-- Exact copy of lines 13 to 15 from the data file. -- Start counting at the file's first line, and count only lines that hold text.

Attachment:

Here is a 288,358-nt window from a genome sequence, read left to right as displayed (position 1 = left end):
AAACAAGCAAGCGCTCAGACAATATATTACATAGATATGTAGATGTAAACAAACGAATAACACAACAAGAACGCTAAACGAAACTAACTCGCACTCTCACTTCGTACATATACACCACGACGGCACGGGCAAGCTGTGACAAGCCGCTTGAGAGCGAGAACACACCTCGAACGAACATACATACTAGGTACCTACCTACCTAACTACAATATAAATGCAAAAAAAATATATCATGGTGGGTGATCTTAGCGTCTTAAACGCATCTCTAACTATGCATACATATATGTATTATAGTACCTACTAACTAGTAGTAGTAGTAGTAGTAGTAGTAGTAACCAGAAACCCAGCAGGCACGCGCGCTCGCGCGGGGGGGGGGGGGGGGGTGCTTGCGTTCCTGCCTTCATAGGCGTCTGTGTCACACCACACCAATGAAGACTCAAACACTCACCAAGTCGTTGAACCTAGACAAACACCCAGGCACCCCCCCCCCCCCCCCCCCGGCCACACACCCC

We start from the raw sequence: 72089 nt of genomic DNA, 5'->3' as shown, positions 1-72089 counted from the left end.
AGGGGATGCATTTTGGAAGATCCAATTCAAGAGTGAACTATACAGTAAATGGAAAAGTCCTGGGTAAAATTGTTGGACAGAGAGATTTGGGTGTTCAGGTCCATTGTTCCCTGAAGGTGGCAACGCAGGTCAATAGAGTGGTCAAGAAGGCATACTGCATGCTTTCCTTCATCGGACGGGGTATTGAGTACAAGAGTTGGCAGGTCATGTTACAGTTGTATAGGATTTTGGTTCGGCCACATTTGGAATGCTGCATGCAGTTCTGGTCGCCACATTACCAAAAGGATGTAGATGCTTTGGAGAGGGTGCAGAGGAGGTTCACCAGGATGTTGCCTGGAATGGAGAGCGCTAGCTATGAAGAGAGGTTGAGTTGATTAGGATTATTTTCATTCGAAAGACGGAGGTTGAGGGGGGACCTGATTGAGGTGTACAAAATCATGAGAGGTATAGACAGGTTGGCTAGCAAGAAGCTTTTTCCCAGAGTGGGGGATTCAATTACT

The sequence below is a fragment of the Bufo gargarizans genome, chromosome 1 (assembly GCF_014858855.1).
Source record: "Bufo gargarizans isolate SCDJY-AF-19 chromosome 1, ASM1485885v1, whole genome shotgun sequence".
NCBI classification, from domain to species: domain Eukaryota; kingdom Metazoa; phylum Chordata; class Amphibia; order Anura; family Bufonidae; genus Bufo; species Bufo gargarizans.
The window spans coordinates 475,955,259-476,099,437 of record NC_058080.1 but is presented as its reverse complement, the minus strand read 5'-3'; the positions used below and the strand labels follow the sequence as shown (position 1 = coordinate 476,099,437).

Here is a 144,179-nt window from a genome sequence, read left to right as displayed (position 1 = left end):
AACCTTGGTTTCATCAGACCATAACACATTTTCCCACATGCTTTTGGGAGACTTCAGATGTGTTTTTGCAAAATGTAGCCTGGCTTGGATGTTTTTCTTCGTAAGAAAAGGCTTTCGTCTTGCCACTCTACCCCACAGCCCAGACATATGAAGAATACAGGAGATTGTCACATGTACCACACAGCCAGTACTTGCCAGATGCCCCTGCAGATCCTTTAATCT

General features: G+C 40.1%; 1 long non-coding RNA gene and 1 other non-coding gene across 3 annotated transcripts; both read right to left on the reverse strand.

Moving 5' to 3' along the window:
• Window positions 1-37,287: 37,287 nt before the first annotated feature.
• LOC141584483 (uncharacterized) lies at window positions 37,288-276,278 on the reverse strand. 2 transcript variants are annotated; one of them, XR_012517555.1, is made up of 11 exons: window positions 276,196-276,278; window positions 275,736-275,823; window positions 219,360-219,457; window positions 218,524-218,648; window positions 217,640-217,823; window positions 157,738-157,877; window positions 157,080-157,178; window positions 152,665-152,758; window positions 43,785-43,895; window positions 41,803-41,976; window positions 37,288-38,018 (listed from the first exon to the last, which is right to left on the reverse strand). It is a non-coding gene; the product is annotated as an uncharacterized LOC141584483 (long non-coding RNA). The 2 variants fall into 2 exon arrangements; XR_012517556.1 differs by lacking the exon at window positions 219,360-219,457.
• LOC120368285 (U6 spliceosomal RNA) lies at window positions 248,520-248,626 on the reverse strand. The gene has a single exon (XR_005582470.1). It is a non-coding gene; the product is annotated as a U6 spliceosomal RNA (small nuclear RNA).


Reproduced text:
• Window positions 1-37,287: 37,287 nt before the first annotated feature.
• LOC141584483 (uncharacterized) lies at window positions 37,288-276,278 on the reverse strand. 2 transcript variants are annotated; one of them, XR_012517555.1, is made up of 11 exons: window positions 276,196-276,278; window positions 275,736-275,823; window positions 219,360-219,457; window positions 218,524-218,648; window positions 217,640-217,823; window positions 157,738-157,877; window positions 157,080-157,178; window positions 152,665-152,758; window positions 43,785-43,895; window positions 41,803-41,976; window positions 37,288-38,018 (listed from the first exon to the last, which is right to left on the reverse strand). It is a non-coding gene; the product is annotated as an uncharacterized LOC141584483 (long non-coding RNA). The 2 variants fall into 2 exon arrangements; XR_012517556.1 differs by lacking the exon at window positions 219,360-219,457.
• LOC120368285 (U6 spliceosomal RNA) lies at window positions 248,520-248,626 on the reverse strand. The gene has a single exon (XR_005582470.1). It is a non-coding gene; the product is annotated as a U6 spliceosomal RNA (small nuclear RNA).